One should never establish any program or initiative unless the outcome can be measured. But, what happens when the metric is unreliable?
A common challenge facing industry professionals today is measuring the ROI of social media. Unfortunately, conventionally accepted methods rely upon faulty logic and reasoning and ultimately provide nothing of true value.
Metrics must have substance and should actually yield useful data that benchmark a specific result or action. Otherwise, your yardstick is nothing more than fool’s gold, which led to the ruin of many well-intentioned prospectors during the US gold rush of the mid-1800s.
Don’t make the same mistake by utilizing today’s social media iron pyrite: vanity metrics.
These shiny objects attract even the most seasoned social media pro with their empty promises of network prosperity and corresponding sales growth. But, much like fool’s gold, instead of hitting the mother lode of beneficial data, your prospecting pan is devoid of the assessments and critical indicators necessary to dictate further action.
Here are three examples of vanity or “mirage metrics” that offer false outcomes and provide no relief or substance for an enlightened data-seeker.
Does Size Really Matter?
Who isn’t impressed when viewing someone’s Twitter profile and discovering s/he has 10K, 20K, or even 50K or more followers. Numbers like that are eye-popping. In an industry obsessed with numbers, it seems that Likes, Followers, and Fans are overrated when compared to the one metric that truly matters: engagement. Ask yourself this question: What is the value of a large network if engagement is low? Remember, there is no magic formula. Live engagement is all it takes. Conversation is the ultimate content.
Is Sharing Really Caring?
If engagement is the definitive goal, then the number of social shares is a true measure of engagement, right? That depends. LinkedIn Likes/Shares, Twitter Retweets/Likes, Facebook Likes/Shares are an indication that someone is sharing your content. But, other than an increase in brand visibility, what is the correlated outcome? Can you link this content sharing action directly to lead generation or to a substantial increase in website traffic? Consider this: Did you share a link today without actually reading it? How valuable is that result?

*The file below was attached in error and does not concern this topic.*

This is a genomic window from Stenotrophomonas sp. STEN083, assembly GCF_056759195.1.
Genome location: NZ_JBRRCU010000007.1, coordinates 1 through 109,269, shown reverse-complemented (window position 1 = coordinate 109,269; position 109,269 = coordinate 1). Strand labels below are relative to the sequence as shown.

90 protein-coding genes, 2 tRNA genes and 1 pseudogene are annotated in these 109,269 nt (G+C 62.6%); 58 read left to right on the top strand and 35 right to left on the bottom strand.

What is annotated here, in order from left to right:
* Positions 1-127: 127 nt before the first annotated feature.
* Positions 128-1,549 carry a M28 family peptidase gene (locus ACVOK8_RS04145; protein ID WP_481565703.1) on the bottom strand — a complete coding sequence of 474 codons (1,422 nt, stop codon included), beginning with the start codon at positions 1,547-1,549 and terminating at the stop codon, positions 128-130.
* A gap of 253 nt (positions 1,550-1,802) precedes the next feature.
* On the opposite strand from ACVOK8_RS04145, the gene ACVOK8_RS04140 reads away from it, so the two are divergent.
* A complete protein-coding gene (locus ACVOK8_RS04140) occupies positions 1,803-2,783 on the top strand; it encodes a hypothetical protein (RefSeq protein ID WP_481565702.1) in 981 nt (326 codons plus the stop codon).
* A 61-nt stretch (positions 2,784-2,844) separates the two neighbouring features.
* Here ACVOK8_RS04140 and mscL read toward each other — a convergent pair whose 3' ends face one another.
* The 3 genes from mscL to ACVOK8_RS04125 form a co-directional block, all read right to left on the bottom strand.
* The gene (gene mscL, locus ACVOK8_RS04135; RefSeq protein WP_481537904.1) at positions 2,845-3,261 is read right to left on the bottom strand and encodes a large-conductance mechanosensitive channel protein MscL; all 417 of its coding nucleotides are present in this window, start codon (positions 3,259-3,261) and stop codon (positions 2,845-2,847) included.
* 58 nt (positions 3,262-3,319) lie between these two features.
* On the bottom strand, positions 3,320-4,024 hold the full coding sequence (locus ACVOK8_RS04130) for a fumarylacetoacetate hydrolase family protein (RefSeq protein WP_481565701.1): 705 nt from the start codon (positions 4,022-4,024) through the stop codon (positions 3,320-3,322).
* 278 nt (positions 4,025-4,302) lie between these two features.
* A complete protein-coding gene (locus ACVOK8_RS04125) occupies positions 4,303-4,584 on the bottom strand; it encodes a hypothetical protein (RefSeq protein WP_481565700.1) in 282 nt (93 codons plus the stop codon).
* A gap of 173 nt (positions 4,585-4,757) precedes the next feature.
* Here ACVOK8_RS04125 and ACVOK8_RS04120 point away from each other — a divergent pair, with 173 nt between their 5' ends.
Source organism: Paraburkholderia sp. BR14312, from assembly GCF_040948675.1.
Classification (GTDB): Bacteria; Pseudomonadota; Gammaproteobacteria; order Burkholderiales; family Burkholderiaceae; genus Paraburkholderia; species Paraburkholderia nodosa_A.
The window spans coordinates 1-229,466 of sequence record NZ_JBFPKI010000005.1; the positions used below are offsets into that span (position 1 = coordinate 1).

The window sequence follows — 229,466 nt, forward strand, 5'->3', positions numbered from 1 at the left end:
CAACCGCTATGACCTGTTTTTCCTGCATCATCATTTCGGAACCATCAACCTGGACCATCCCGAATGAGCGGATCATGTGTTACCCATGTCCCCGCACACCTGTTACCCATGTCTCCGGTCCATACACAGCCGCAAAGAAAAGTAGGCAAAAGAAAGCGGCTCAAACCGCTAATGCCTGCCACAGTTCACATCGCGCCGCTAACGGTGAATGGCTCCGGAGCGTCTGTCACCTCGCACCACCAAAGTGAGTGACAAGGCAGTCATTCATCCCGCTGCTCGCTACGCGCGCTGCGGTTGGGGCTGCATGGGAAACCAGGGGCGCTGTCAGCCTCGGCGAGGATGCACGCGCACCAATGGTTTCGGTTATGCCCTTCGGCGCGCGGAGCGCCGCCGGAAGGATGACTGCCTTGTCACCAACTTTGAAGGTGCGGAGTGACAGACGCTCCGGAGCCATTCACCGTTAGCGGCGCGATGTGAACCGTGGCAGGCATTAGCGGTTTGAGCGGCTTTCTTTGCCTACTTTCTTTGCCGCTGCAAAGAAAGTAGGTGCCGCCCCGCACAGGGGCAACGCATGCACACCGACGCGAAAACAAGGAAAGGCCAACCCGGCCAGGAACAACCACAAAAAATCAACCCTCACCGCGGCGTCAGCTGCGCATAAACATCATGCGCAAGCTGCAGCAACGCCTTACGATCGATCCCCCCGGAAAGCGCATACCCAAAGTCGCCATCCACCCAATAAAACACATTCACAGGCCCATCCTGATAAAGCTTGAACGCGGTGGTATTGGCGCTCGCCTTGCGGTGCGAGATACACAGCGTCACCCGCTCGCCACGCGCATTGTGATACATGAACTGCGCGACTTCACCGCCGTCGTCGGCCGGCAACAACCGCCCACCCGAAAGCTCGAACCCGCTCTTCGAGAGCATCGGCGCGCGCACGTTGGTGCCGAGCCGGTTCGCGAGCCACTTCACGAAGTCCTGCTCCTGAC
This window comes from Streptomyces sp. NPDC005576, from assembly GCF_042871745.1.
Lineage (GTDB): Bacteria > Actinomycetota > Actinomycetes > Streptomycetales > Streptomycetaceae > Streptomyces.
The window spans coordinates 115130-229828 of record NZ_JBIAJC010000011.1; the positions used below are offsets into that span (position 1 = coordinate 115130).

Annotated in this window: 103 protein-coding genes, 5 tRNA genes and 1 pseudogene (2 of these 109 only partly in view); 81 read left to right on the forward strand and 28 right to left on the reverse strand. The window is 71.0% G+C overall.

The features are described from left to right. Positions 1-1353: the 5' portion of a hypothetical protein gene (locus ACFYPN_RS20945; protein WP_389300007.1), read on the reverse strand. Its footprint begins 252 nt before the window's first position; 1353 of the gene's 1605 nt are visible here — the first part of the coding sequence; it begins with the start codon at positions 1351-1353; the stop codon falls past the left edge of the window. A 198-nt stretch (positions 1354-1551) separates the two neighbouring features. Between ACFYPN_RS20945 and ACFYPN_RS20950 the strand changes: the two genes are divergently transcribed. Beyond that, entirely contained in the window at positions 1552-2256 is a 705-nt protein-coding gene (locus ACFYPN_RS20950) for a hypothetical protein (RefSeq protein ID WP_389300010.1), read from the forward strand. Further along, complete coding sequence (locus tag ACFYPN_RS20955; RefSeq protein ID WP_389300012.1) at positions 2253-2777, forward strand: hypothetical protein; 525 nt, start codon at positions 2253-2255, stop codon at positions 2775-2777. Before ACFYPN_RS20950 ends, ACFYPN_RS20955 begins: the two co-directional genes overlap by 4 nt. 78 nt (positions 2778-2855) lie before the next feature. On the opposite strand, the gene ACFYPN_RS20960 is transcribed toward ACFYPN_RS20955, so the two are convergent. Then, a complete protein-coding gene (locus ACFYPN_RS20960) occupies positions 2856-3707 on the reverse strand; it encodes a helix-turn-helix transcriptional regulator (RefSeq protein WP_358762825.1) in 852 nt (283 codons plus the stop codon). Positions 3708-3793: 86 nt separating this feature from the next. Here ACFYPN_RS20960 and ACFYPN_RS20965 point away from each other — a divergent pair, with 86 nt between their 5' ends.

Are You Under the Influence?
The top two platforms for measuring social media influence – Klout and Kred – currently include sales professionals among their highest ranked and most influential social media leaders. Is this a coincidence? When you consider that Klout scores – a measurement from 0 to 100 showing the balance of a person’s social “influence,” i.e., how many social channels s/he is talking on, how many people follow him/her, how viral his/her content is – can be easily manipulated, their value is significantly diminished. It can be argued that everyone is an influencer, based upon how the impact of his/her words – in a blog, or a tweet, or a LinkedIn post – affects the behavior of others. What does Klout/Kred actually measure – who can best fudge the numbers?
We discussed which social media metrics matter and which ones don’t during our weekly #S4LSocial Twitter chat. Here are the best tweets from that session: